So this is where it just placed the normal map that we created. So let's turn this on and off. So you can see with the normal map on, we have a lot more detail here, and it's still just a low-poly model. This is not a high-detailed model. It's a low-poly model with a normal map applied. So let's solo this layer as diffuse. Right-click on it and go to Solo As Diffuse. So now we can see what the normal map looks like before it gets interpreted as surface detail. The map is simply using red, green, and blue data in the image, to store information about the high-poly model surface detail.

Normal maps are very commonly used in video games, where they have to conserve polygons. So instead of loading a model with 5 million polygons into a game, you can send the low-poly version with 5,000 polygons and a normal map that simulates all the high-resolution detail.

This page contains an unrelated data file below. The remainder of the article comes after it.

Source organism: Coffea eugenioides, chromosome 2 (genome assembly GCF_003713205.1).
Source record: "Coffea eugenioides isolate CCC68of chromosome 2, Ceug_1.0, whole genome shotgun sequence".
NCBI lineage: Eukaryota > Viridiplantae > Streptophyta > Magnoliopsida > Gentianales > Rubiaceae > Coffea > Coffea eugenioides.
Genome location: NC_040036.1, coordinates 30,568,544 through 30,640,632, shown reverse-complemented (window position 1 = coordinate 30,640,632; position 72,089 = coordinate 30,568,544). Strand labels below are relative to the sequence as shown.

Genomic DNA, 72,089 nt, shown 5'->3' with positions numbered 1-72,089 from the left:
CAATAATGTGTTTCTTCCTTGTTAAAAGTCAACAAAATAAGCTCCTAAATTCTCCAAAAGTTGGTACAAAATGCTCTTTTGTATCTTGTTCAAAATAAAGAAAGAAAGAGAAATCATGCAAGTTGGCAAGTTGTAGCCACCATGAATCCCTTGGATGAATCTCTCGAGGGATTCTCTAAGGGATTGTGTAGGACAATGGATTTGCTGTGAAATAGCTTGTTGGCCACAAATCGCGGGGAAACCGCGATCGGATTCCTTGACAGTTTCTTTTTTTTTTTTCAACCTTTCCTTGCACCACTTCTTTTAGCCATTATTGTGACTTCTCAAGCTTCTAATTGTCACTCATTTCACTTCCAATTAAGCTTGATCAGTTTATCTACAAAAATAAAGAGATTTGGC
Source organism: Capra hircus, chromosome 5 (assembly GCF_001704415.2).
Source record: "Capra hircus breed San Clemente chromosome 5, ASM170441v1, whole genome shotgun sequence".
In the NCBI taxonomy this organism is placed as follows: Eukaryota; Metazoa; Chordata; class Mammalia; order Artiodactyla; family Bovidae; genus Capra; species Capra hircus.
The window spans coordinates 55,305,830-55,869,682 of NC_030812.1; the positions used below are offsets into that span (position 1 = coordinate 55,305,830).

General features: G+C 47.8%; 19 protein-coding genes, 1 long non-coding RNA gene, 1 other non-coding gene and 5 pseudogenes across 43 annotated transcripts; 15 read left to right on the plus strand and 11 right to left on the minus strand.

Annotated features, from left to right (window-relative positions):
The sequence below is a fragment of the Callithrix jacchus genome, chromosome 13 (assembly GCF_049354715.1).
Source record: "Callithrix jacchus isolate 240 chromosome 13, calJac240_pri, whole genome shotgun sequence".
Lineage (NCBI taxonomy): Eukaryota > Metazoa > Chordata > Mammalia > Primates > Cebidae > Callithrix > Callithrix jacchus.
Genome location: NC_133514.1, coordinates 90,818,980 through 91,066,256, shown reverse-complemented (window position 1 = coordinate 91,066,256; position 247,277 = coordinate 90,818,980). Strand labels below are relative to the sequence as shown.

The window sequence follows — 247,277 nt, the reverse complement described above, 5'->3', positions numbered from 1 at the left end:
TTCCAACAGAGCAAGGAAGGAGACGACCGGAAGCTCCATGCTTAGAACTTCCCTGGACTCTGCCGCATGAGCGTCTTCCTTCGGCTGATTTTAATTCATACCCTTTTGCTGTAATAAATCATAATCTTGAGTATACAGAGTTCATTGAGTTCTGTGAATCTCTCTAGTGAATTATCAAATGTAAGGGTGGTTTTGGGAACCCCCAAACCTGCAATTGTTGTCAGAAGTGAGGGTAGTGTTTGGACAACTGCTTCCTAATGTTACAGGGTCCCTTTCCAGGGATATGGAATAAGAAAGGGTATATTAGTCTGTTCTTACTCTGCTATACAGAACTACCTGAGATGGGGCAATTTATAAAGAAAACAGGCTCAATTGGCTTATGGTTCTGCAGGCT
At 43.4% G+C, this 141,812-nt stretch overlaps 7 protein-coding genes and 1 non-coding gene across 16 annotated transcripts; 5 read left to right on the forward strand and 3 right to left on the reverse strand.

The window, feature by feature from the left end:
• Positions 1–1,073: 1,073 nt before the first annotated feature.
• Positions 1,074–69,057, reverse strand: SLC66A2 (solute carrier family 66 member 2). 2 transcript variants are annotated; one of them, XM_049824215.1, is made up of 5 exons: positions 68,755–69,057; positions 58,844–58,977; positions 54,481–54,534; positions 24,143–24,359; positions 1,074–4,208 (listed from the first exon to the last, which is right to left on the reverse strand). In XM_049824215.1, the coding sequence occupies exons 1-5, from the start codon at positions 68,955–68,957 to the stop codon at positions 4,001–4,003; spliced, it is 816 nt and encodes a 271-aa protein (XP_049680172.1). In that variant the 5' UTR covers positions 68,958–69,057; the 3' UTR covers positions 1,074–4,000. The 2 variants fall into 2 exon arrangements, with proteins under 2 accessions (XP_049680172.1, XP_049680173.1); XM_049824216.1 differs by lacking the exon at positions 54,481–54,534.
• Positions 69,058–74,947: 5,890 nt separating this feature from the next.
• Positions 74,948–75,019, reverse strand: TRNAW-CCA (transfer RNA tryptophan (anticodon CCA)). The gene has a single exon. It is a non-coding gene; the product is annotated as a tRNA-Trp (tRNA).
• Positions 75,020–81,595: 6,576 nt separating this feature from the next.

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This video is part of

Image for Mudbox 2013 Essential Training
Mudbox 2013 Essential Training

64 video lessons · 7997 viewers

Ryan Kittleson
Author

 
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  1. 7m 49s
    1. Introduction
      58s
    2. What you should know before watching this course
      1m 28s
    3. Using the exercise files
      1m 1s
    4. Understanding where to store user-made tools
      4m 22s
  2. 49m 31s
    1. Optimizing a Wacom tablet for Mudbox
      1m 54s
    2. Getting a first look at Mudbox
      2m 47s
    3. Understanding the limitations of Mudbox
      4m 2s
    4. Loading a model
      3m 18s
    5. Moving the camera
      3m 43s
    6. Focusing and framing
      1m 33s
    7. Customizing hotkeys
      4m 42s
    8. Importing a reference image plane
      4m 9s
    9. Working with subdivision levels
      3m 40s
    10. Subdivision level tips and tricks
      3m 17s
    11. Editing materials
      5m 46s
    12. Using the selection tools
      4m 37s
    13. Hiding and unhiding parts of a model
      2m 50s
    14. Selection tips and tricks
      3m 13s
  3. 1h 0m
    1. Sculpting in Mudbox
      5m 49s
    2. Using the standard sculpting tools
      6m 21s